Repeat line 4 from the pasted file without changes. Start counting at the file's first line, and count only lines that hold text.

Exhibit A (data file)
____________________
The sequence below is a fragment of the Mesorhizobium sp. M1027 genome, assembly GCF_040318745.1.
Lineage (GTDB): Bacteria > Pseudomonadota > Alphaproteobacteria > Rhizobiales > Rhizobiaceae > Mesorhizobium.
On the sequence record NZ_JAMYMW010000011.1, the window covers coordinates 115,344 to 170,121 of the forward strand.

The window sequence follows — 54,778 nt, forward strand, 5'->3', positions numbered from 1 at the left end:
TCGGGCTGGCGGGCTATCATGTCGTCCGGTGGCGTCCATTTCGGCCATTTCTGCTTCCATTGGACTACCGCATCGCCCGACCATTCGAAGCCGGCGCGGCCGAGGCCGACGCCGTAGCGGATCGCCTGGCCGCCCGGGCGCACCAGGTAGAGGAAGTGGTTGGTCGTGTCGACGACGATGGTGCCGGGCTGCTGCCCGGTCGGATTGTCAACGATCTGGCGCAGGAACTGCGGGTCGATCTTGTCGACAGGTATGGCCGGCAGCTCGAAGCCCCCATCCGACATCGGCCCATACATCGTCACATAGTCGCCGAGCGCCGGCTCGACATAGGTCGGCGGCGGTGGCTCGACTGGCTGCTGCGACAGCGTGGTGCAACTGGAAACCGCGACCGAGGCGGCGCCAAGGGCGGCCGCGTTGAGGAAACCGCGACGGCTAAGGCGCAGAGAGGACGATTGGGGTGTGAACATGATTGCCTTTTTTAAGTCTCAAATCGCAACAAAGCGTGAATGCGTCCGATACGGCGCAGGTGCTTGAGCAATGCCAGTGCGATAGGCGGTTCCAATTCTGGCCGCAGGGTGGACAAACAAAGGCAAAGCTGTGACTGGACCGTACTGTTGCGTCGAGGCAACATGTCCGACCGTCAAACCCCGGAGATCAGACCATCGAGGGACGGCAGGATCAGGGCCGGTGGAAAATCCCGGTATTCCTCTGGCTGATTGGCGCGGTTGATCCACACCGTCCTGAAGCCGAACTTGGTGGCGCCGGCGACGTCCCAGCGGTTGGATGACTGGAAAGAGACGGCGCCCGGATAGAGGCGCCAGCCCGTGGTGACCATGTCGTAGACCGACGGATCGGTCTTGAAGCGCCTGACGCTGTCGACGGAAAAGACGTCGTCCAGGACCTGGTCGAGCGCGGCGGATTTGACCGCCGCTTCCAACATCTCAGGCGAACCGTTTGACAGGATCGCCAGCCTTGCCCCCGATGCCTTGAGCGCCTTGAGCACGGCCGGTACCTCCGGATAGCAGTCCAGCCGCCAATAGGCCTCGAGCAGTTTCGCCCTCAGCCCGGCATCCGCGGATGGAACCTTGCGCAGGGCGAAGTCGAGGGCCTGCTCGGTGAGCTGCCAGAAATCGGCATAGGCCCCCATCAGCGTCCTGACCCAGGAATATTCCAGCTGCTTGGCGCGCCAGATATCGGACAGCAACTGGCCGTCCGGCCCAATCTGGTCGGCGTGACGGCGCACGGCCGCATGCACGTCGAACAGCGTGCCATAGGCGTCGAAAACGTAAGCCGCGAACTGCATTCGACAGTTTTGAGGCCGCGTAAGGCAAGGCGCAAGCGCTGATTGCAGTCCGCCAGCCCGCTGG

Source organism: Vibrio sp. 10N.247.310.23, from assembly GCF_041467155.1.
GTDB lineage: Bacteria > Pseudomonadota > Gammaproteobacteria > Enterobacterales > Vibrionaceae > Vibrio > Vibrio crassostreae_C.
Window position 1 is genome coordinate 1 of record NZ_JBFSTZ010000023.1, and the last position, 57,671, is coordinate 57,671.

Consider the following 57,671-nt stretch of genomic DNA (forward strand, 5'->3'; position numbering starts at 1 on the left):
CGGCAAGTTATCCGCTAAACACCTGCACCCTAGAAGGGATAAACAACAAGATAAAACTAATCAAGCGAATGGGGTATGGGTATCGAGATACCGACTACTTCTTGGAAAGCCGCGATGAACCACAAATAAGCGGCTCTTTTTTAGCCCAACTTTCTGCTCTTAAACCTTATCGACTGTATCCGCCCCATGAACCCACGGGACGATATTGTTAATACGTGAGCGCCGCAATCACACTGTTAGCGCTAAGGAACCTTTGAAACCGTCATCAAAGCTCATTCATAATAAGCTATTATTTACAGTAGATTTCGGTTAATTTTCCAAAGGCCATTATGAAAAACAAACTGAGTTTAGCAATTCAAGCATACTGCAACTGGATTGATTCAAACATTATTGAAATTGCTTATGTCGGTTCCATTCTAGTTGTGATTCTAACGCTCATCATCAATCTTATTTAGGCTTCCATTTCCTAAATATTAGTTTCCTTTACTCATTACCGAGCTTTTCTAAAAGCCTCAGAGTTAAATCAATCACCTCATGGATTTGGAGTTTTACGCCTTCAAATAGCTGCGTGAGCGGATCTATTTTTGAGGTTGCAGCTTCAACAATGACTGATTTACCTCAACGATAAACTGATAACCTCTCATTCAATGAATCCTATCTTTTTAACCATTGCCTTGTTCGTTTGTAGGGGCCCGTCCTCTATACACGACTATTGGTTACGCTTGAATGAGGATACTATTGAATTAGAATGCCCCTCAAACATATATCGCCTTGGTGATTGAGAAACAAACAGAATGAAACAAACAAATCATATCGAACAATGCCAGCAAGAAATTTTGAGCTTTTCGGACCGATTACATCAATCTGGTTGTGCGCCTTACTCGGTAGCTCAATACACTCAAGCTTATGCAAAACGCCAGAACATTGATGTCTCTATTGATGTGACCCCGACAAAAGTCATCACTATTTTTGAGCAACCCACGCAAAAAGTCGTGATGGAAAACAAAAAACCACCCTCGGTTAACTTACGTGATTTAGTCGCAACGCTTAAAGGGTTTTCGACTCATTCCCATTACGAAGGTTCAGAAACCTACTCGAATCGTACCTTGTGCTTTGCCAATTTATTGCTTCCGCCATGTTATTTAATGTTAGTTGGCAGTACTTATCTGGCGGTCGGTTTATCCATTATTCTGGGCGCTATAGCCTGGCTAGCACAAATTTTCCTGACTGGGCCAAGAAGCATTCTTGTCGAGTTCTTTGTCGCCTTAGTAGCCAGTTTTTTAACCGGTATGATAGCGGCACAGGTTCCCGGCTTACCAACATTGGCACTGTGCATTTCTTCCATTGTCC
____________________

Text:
The window sequence follows — 54,778 nt, forward strand, 5'->3', positions numbered from 1 at the left end: